Using 1/16″ stainless wire rope will allow foot steering control from the Sealect Designs Trucourse Footbrace to the  Torqeedo Steering Bracket. Using bike chain lubricant slide the cable into the tubing from the stern to the bow. Keep adding lubricant on every inch as it slides into the tubing. This will allow the cable to slide freely and keep water out of the tubing.

At the foot braces using the included small hex keys slide through the hole in the pedal to keep them aligned at 90 degrees. Run the cable from the stern through the top metal guide down through the pedal and out the bottom hole then through the cable adjuster. Using the cable clamps make a loop in the end of the cable and tighten.

At the Stern, using the thimble & swadge kit along with a 3/16 carabiner add a 1.5″ piece of marine grade heat shrink tubing on the protruding Cable end. Slide 2 swadges on the cable and snap the thimble over the carabiner eye. Connect the carabiner to the steering bracket on the Torqeedo. Loop the cable around and back through both swadges. Pull tight keeping the motor in the straight steering position and crimp. Clip off the remaining cable end  then slide over the heat shrink tubing and using a heat gun shrink over the swadges.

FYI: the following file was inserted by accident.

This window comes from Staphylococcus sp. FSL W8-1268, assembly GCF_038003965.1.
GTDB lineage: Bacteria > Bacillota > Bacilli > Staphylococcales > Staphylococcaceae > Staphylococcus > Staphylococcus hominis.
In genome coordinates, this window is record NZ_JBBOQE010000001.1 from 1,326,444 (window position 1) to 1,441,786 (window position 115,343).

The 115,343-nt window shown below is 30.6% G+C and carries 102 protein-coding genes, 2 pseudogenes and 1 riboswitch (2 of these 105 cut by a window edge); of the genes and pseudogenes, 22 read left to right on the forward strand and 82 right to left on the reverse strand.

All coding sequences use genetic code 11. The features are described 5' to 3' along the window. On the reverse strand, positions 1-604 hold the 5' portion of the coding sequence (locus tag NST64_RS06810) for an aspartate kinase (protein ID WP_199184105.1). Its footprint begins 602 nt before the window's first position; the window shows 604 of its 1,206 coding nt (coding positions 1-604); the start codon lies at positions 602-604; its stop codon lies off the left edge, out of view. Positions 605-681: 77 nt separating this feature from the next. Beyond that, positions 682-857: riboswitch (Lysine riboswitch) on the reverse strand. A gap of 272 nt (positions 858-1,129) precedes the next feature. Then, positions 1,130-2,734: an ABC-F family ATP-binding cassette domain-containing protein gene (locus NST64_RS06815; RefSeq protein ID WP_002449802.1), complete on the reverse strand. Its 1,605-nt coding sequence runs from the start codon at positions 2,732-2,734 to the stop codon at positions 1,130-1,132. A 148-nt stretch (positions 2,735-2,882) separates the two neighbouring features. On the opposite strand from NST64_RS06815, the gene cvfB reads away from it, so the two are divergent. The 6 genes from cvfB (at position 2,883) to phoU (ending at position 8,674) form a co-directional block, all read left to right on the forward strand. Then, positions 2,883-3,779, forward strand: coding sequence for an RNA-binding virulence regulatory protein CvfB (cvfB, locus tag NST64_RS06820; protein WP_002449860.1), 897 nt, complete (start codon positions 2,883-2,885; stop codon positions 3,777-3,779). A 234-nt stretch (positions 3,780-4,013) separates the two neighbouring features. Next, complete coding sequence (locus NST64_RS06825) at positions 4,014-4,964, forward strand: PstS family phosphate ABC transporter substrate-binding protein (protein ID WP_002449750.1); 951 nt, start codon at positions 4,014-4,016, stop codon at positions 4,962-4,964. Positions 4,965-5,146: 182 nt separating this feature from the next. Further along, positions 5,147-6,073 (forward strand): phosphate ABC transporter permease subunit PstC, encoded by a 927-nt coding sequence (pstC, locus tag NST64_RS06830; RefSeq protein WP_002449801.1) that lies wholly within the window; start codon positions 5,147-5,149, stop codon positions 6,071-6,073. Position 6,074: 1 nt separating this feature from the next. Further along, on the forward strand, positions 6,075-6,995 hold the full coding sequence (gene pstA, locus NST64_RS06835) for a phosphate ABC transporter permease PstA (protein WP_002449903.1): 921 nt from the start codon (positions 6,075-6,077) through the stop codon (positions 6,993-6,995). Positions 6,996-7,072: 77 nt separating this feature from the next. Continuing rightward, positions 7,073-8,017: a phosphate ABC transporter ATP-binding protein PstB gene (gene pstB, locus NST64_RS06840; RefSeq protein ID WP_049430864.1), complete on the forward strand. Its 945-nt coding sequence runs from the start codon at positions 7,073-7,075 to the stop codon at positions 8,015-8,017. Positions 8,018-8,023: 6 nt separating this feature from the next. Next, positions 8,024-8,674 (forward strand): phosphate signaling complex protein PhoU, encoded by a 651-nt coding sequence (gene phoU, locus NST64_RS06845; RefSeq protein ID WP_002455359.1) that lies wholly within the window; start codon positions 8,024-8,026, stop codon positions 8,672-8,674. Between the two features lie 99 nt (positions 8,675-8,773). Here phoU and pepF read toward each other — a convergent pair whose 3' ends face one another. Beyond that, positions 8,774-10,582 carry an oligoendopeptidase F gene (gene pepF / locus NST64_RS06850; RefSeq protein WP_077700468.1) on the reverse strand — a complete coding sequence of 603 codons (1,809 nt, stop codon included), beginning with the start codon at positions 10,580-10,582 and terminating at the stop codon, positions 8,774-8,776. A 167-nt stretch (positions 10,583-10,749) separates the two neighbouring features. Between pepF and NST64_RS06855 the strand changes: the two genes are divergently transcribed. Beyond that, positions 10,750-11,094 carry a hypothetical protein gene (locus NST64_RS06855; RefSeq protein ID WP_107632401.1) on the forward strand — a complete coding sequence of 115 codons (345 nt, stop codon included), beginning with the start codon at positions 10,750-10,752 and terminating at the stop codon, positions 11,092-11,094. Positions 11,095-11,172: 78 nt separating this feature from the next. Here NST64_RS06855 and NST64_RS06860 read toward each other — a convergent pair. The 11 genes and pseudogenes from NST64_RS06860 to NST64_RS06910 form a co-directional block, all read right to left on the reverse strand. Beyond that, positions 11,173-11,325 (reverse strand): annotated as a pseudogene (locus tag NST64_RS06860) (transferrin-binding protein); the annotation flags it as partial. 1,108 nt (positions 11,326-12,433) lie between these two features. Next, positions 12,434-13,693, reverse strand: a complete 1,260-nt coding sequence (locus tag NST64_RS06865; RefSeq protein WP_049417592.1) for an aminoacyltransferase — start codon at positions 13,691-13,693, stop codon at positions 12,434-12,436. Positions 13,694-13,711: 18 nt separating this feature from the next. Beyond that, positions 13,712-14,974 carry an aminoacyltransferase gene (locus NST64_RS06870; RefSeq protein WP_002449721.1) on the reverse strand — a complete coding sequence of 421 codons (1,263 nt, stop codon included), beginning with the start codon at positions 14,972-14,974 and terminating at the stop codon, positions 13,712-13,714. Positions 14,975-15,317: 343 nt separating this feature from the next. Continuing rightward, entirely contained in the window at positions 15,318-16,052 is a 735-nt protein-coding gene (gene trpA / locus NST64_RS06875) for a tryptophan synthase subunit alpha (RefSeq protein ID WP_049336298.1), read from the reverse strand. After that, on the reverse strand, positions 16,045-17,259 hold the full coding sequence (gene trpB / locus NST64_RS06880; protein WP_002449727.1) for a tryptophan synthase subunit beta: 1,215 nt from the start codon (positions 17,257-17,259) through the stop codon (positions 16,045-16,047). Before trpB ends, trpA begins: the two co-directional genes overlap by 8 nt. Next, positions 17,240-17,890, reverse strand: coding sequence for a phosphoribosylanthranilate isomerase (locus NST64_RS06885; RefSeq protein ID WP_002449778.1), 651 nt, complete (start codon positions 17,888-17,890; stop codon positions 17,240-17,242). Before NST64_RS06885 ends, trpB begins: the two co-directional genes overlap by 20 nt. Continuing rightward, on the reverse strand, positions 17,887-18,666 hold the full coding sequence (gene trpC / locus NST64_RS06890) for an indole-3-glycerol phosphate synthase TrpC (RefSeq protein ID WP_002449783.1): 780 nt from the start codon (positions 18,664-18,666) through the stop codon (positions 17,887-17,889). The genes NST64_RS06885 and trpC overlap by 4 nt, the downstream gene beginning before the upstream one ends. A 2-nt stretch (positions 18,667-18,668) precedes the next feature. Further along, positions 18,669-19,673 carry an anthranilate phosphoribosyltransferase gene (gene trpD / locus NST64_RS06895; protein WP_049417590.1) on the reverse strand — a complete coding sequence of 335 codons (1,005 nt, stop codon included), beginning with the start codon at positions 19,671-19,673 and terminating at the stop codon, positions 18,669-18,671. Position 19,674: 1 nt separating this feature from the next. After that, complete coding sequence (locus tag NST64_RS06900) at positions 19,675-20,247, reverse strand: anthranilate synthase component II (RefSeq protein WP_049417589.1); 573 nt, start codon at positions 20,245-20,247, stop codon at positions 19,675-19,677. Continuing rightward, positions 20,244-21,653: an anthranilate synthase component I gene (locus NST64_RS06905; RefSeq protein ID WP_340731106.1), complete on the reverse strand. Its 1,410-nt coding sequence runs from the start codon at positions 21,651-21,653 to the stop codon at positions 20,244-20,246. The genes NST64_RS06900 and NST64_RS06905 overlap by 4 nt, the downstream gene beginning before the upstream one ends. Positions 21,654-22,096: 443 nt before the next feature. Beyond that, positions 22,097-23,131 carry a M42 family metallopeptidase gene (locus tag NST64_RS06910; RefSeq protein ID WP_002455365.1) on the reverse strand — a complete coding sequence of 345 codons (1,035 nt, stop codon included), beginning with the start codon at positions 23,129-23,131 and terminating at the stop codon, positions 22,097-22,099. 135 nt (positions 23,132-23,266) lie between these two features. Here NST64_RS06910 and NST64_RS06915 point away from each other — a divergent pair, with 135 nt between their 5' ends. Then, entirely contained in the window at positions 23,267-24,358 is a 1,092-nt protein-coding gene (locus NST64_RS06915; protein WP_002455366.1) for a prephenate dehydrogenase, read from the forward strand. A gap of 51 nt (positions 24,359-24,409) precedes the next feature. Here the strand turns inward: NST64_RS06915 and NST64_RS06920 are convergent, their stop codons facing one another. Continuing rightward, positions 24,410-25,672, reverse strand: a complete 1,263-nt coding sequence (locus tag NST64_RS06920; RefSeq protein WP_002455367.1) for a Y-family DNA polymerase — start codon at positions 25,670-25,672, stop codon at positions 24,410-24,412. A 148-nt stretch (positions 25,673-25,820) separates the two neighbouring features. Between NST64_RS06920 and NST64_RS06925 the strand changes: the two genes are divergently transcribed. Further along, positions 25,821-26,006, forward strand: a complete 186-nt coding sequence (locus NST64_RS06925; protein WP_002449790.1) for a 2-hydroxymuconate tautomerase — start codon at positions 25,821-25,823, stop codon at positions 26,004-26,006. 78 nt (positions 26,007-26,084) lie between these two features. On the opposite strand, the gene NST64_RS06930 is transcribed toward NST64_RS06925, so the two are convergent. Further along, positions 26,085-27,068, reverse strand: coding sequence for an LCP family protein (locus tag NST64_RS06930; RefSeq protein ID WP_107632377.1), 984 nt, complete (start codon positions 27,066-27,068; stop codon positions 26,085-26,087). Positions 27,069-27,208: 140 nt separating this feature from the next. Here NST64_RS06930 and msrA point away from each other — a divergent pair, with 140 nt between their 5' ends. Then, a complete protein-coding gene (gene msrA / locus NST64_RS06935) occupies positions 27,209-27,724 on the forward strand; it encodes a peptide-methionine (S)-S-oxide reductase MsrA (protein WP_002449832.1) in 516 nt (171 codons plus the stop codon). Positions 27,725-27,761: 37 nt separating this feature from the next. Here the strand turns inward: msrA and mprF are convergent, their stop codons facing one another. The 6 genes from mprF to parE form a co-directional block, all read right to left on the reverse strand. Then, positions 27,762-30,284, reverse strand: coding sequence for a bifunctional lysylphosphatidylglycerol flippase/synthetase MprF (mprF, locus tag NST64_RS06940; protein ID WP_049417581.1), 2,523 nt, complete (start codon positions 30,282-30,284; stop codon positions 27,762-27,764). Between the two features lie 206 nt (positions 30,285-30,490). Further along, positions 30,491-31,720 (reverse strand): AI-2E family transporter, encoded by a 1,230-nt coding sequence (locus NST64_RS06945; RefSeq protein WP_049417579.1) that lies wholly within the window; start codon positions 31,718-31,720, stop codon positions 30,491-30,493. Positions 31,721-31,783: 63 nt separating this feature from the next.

Torqeedo Throttle mounting VIA Ram Mount:

RAM Mount ControlUsing a 1″ Ram Ball will allow you to mount your Torqeedo Throttle Control in many ways. On the back of the controller there are two threaded holes that line up with the diamond backed ball.  Using Metric M4-0.7 x 20mm stainless steel screws which can be found at your local hardware store.

Installing hardware may cause damage and/or void manufacturer warranties. its authors or any other source of information on this website is in no way responsible for your actions nor any type issues or damage that may occur.  The information provided on this website is a free reference guide only. The authors of all information, sponsors and the owners of the website that host this information are not liable for any problems or issues that arise from the use of this information. Users of this information hereby acknowledge that all use of this information is done by their own free will, at their own sole risk, understanding that destruction of property, injury, or death could occur.
Written by Matt Trucks